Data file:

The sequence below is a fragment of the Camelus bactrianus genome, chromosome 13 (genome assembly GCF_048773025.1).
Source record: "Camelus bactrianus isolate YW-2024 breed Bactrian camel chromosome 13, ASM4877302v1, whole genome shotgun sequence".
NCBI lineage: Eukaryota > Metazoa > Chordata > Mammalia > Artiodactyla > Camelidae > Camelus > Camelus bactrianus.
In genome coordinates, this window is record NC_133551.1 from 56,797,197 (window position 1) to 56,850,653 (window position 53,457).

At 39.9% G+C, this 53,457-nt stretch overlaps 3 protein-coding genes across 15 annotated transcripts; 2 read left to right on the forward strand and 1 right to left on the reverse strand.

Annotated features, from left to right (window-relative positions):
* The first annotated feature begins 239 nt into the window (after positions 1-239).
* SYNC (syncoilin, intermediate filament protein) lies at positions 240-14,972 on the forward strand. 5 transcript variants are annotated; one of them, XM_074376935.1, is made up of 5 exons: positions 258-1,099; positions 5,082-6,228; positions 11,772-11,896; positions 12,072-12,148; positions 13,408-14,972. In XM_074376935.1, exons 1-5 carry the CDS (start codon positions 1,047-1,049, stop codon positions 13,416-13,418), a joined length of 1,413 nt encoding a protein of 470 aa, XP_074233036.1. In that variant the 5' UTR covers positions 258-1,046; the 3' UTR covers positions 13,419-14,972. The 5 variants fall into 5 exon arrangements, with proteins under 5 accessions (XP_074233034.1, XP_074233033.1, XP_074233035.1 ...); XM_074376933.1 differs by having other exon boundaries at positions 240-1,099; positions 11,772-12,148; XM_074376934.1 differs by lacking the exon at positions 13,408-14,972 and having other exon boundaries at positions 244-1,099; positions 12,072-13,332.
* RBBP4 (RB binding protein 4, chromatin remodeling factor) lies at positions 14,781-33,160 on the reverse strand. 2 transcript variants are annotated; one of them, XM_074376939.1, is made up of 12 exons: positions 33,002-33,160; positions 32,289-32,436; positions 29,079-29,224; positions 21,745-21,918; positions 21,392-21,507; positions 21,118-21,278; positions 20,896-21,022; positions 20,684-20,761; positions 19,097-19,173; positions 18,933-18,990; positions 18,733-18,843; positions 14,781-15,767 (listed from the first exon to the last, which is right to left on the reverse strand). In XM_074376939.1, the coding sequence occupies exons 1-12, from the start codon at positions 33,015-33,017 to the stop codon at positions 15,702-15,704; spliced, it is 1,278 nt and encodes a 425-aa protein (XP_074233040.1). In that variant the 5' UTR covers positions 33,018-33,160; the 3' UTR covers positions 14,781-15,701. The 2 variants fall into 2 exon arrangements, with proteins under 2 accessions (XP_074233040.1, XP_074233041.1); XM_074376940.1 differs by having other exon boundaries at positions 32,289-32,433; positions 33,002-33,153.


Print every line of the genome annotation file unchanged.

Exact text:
The sequence below is a fragment of the Camelus bactrianus genome, chromosome 13 (genome assembly GCF_048773025.1).
Source record: "Camelus bactrianus isolate YW-2024 breed Bactrian camel chromosome 13, ASM4877302v1, whole genome shotgun sequence".
NCBI lineage: Eukaryota > Metazoa > Chordata > Mammalia > Artiodactyla > Camelidae > Camelus > Camelus bactrianus.
In genome coordinates, this window is record NC_133551.1 from 56,797,197 (window position 1) to 56,850,653 (window position 53,457).

At 39.9% G+C, this 53,457-nt stretch overlaps 3 protein-coding genes across 15 annotated transcripts; 2 read left to right on the forward strand and 1 right to left on the reverse strand.

Annotated features, from left to right (window-relative positions):
* The first annotated feature begins 239 nt into the window (after positions 1-239).
* SYNC (syncoilin, intermediate filament protein) lies at positions 240-14,972 on the forward strand. 5 transcript variants are annotated; one of them, XM_074376935.1, is made up of 5 exons: positions 258-1,099; positions 5,082-6,228; positions 11,772-11,896; positions 12,072-12,148; positions 13,408-14,972. In XM_074376935.1, exons 1-5 carry the CDS (start codon positions 1,047-1,049, stop codon positions 13,416-13,418), a joined length of 1,413 nt encoding a protein of 470 aa, XP_074233036.1. In that variant the 5' UTR covers positions 258-1,046; the 3' UTR covers positions 13,419-14,972. The 5 variants fall into 5 exon arrangements, with proteins under 5 accessions (XP_074233034.1, XP_074233033.1, XP_074233035.1 ...); XM_074376933.1 differs by having other exon boundaries at positions 240-1,099; positions 11,772-12,148; XM_074376934.1 differs by lacking the exon at positions 13,408-14,972 and having other exon boundaries at positions 244-1,099; positions 12,072-13,332.
* RBBP4 (RB binding protein 4, chromatin remodeling factor) lies at positions 14,781-33,160 on the reverse strand. 2 transcript variants are annotated; one of them, XM_074376939.1, is made up of 12 exons: positions 33,002-33,160; positions 32,289-32,436; positions 29,079-29,224; positions 21,745-21,918; positions 21,392-21,507; positions 21,118-21,278; positions 20,896-21,022; positions 20,684-20,761; positions 19,097-19,173; positions 18,933-18,990; positions 18,733-18,843; positions 14,781-15,767 (listed from the first exon to the last, which is right to left on the reverse strand). In XM_074376939.1, the coding sequence occupies exons 1-12, from the start codon at positions 33,015-33,017 to the stop codon at positions 15,702-15,704; spliced, it is 1,278 nt and encodes a 425-aa protein (XP_074233040.1). In that variant the 5' UTR covers positions 33,018-33,160; the 3' UTR covers positions 14,781-15,701. The 2 variants fall into 2 exon arrangements, with proteins under 2 accessions (XP_074233040.1, XP_074233041.1); XM_074376940.1 differs by having other exon boundaries at positions 32,289-32,433; positions 33,002-33,153.